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Photo By: takosaka
Largest City

Mount Atago

Every year, townspeople and tourists alike make a pilgrimage up Kyoto city’s tallest peak.

The highest mountain in Kyoto city, Mount Atago, offers a challenging-but-accessible climb, fantastic views and divine protection from fire.

Unlike Mount Hiei, located on the other side of the city, there is no cable car or ropeway up the slopes of Atago. The only way to reach the 924-meter summit is on foot.

Photo by: Ashley Owen View from Atago.

From the sleepy village of Kiyotaki in the north-west of Kyoto city, the roughly 4-kilometer-long trail winds its way steeply up the mountainside. The route is well-signposted and easy to follow, although it can be tiring. Be prepared to climb a lot of stairs as you ascend.

When you reach the black wooden gate and pass through its open doors, you know you’re nearly there. Just before the highest point, you’ll find a wide open area dotted with benches where you can take a well-earned rest, have a picnic and enjoy the view out over Kyoto.

Photo by: Ashley Owen Atago’s black gate.

At the very top sits Atago Shrine, which is free to enter and is said to offer protection against fire-related disasters. Parents are often keen to bring young children to the shrine because visiting before the age of three is supposed to grant lifelong protection from fire.

Mountain festival

Every year on the night of July 31 through to the morning of Aug. 1, hikers old and young head up Mount Atago in a pilgrimage called Sennichi Mairi, or the 1,000-day pilgrimage. It is believed that after making the trip, you will be granted “1,000 days’ worth of protection against fire-related disasters.

While the pilgrimage takes place, the mountain is host to Sennichi Tsuyasai, a festival at Atago Shrine. Lanterns are lit all along the route to guide hikers to the summit in the darkness. Huge numbers of people make the nighttime pilgrimage up the mountain to purchase talismans and receive divine protection from fire. It means climbing on this date will be crowded, but can be an enjoyable and sociable experience!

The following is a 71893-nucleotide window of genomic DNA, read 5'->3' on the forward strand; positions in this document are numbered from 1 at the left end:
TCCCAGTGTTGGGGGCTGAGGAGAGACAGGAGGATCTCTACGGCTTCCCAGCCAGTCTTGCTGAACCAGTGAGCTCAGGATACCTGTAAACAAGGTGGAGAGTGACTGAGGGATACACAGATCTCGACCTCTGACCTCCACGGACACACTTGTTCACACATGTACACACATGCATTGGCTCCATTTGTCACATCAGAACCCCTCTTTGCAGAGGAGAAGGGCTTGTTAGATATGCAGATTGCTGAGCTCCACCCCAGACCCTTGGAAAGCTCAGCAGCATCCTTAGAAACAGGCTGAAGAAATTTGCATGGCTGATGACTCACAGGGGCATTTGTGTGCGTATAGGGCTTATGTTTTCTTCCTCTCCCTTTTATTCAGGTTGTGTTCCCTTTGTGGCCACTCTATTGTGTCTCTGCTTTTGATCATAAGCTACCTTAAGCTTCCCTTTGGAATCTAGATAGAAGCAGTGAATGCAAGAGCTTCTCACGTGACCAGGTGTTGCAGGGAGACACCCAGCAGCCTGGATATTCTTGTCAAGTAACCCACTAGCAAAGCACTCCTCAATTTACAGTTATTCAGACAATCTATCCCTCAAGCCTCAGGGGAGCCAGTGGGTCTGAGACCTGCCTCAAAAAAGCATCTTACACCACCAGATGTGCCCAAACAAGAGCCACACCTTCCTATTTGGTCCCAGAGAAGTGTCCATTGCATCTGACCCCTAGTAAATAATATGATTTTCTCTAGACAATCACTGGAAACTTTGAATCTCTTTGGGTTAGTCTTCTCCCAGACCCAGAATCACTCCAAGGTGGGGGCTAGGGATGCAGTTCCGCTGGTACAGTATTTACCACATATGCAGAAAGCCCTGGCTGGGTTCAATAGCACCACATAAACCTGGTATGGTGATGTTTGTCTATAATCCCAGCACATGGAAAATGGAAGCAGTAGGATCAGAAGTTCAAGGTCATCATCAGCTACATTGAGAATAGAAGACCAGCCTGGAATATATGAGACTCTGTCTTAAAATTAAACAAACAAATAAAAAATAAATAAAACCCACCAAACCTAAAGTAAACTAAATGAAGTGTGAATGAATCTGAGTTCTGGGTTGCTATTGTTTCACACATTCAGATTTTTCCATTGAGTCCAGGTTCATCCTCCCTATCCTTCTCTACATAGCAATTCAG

Know before you go

It’s approximately a 3-5 hour round trip to the summit and back depending on your level of fitness. There are a couple of vending machines at the top, but it’s advisable to bring enough food and water with you for the entire hike. The mountain is open all year round, but snow and ice can make climbing in the winter difficult unless you have the proper equipment.

How To Get There


1 Sagaatagochō, Ukyō-ku, Kyōto-shi, Kyōto-fu 616-8458, Japan

By bus

The nearest bus stop to the start of the trail is Kiyotaki (清滝). From Arashiyama station, take bus 94 or 92 for 12-18 minutes to the end of the line. From the bus stop, head north-west down the road and across the bridge. The entrance to the trailhead is about a 5-minute walk through Kiyotaki village and is marked by a red torii gate. (Trail head start Map)

Where To Stay

Homm Stay Nagi Arashiyama Kyoto by Banyan Group
  • 17-4 Sagatenryuji Wakamiyacho, Kyoto-shi Ukyo-ku, Kyoto, 616-8371 Japan
  • ¥42,140 - ¥43,250
  • 4.67/5 (8 reviews)
  • 6.1 km
Suiran Luxury Collection Hotel Kyoto
  • 12 Sagatenryuji Susukinobabacho, Kyoto-shi Ukyo-ku, Kyoto, 616-8385 Japan
  • ¥118,566 - ¥450,027
  • 3/5 (17 reviews)
  • 6.2 km
Kyoto Ranzan
  • 33 Sagatenryuji Susukinobabacho, Kyoto-shi Ukyo-ku, Kyoto, 616-8385 Japan
  • ¥15,125 - ¥56,870
  • 4.1/5 (1,771 reviews)
  • 6.3 km
Hotel Binario Saga Arashiyama
  • 3-4 Sagatenryuji Hiromichicho, Kyoto-shi Ukyo-ku, Kyoto, 616-8372 Japan
  • ¥14,630 - ¥17,765
  • 4.4/5 (700 reviews)
  • 6.3 km
Muni Kyoto by Onko Chishin
  • 3 Sagatenryuji Susukinobabacho, Kyoto-shi Ukyo-ku, Kyoto, 616-8385 Japan
  • ¥96,330 - ¥286,398
  • 6.4 km

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